Are you ready to try live streaming? Live streaming is going fast, in fact, 63% of people ages 18-34 are watching live-streaming content regularly.
Even older target markets like people aged 35-54 are using and creating their own live-stream videos! But as a beginner, where to start? What is a basic streaming setup?
As a beginner, you need four things to go live: a camera, a microphone, streaming software, and a good internet connection. You can also add accessories that will drastically improve the quality of your live stream without too much effort.
Let’s start with camera.
Which cameras are suitable for live streaming?
How do you know a camera is good for live streaming? Can you use the one you already own? There are many features you should consider when choosing a camera for streaming. While some features are nice to have in a streaming camera, there are four that are simply essential.
- Clean HDMI out.
To live stream from a camera, you have to capture the signal coming directly from its HDMI or SDI out port. Along with the video feed, some cameras will also send all the user interface (UI) elements visible on the display (e.g., battery life, exposure, aperture). To be suitable for live streaming, your camera has to be capable of sending a “clean” signal over HDMI, i.e., a signal without any UI elements visible. Unless it’s clean by default, there should be a menu setting you can toggle.
- Power supply / AC adapter-ready.
Live streams can run for hours. Most internal batteries can only last for about 20 minutes. Make sure there’s an option to get an AC power adapter for your camera (and get it!).
- Unlimited runtime.
For safety and battery conservation reasons, some cameras (especially DSLR models) will automatically shut off after about 30 minutes of inactivity. Automatic shutoff will not be acceptable for longer live streams. Check to see if your camera has this safety feature and whether there’s a way to disable it in settings.
- No overheating.
If you are planning to stream for over an hour, camera overheating may become an issue. Some mirrorless and DSLR cameras can overheat, especially when powered over USB. One way to prevent this is to use something called a dummy battery and an AC power adapter instead of USB power. Even so, some cameras are just more prone to overheating than others. Be sure to research this before buying.
Be it a DSLR, a camcorder, cinema, mirrorless, or any other type, if your camera meets these four criteria, your camera is ready for live streaming. Webcams, on the other hand, are designed specifically for streaming, so it’s safe to assume that most of them come out of the box ready to live stream.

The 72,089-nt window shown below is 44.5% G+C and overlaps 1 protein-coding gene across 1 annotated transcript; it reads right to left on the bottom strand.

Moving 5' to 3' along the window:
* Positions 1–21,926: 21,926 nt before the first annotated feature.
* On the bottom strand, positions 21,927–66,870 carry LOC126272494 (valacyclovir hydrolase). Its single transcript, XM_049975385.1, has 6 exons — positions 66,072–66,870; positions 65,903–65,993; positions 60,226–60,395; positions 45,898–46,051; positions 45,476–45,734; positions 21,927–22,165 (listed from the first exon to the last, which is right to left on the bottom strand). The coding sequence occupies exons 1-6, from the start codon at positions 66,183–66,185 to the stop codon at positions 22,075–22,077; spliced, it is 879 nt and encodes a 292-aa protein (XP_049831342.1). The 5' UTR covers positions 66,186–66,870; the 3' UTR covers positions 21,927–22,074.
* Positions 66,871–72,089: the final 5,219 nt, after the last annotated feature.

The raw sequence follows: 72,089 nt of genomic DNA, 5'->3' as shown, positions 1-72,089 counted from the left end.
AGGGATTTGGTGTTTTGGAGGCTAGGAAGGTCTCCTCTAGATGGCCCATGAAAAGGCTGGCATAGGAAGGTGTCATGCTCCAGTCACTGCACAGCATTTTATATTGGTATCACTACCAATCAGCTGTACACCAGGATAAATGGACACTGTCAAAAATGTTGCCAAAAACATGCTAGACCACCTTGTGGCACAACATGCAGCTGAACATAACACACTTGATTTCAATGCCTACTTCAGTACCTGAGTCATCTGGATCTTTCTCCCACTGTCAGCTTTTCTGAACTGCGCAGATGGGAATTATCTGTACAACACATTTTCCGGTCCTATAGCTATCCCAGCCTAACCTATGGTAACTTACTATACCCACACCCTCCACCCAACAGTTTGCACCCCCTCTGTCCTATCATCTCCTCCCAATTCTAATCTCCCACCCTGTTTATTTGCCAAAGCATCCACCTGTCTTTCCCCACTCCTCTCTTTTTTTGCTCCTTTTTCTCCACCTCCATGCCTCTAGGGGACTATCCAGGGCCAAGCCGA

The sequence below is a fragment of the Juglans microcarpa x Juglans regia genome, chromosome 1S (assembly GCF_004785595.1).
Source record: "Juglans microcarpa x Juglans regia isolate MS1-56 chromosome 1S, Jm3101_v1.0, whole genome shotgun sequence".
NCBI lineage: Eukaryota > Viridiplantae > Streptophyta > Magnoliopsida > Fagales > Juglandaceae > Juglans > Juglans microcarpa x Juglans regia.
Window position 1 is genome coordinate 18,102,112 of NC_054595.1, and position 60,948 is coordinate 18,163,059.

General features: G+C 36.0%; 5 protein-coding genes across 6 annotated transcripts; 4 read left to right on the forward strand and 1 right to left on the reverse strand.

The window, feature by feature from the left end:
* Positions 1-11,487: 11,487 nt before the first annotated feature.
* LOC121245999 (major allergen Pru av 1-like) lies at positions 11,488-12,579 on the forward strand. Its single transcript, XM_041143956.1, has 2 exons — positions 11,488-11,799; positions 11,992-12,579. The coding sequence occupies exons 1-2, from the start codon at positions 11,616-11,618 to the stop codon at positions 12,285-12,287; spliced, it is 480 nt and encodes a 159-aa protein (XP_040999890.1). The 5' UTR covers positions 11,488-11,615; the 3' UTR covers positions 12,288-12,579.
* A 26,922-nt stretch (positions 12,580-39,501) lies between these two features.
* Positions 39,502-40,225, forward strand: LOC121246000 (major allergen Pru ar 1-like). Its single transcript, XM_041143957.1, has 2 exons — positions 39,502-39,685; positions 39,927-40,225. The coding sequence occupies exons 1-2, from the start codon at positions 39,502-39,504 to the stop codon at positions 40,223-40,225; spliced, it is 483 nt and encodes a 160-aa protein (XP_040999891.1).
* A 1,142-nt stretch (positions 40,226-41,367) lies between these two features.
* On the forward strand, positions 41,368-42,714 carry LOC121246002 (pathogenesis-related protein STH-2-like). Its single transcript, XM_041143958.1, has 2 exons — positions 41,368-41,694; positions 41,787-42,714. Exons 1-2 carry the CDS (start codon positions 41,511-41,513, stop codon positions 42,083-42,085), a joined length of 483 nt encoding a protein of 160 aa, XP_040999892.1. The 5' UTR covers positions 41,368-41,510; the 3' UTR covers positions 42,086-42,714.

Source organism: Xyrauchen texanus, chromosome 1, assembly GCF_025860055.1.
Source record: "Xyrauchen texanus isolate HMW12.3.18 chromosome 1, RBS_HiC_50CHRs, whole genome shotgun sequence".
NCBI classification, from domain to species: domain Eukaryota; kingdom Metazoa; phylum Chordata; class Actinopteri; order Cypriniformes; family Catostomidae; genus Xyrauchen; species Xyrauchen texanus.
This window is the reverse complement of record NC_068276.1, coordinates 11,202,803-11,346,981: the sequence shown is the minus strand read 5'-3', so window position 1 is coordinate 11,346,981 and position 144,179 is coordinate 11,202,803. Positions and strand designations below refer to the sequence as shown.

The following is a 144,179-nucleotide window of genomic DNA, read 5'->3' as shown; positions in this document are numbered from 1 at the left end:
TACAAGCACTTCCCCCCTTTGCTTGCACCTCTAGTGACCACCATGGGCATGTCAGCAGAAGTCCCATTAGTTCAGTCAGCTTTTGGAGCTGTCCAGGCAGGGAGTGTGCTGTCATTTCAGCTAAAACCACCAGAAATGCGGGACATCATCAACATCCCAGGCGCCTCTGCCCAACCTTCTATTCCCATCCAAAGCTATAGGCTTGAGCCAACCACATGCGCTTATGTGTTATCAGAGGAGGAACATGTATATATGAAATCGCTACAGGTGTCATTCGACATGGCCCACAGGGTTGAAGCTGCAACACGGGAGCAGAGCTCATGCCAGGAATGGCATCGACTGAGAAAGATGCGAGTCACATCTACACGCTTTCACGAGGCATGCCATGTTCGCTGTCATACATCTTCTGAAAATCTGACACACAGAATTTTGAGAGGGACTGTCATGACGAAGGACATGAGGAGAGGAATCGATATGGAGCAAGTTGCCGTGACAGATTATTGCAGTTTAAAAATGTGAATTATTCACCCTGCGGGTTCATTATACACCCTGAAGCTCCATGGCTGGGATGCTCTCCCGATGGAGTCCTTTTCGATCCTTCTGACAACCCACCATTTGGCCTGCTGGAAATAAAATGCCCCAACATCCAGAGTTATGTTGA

As you see, we use Sony a7 III for live streaming. Why? Because we had it and don't have to spend any more. Just kidding. You can put your Sony Alpha cameras to great use as a MUCH higher quality source than the webcams built into your computer, Just about every Sony camera, including all of the Alpha series full-frame (α7x/ α9x) and APS-C (α6xxx) models, as well as the RX line (RX1, RX10, RX100) can be used to stream – they just need to have an HDMI output port. In order to do this, you’ll need to do two things – connect your Alpha camera to your computer, and find software that let’s you start a stream.
Of course you must have found this little guy on the camera, a camera external monitor which can let you see more details when you start shooting video on a pocket-sized camera or DSLR. A rear LCD screen on the camera is difficult for you to view details like zebra patterning and focus peaking. External monitors connect to your camera via an HDMI (or SDI) connection and, once connected, the view your camera is seeing is shown on the monitor. The larger display of an external monitor allows you to see more details. More advanced monitors, such as those by FEELWORLD Design, will allow you to see details such as zebra patterning, histograms, focus peaking and a range of grids and guides.
This sounds a bit novel but it's really very useful, especially when you need to adjust the picture in time during the live broadcast.
The above is about the camera sharing, if you want to know more live broadcast equipment, please continue to pay attention to us.
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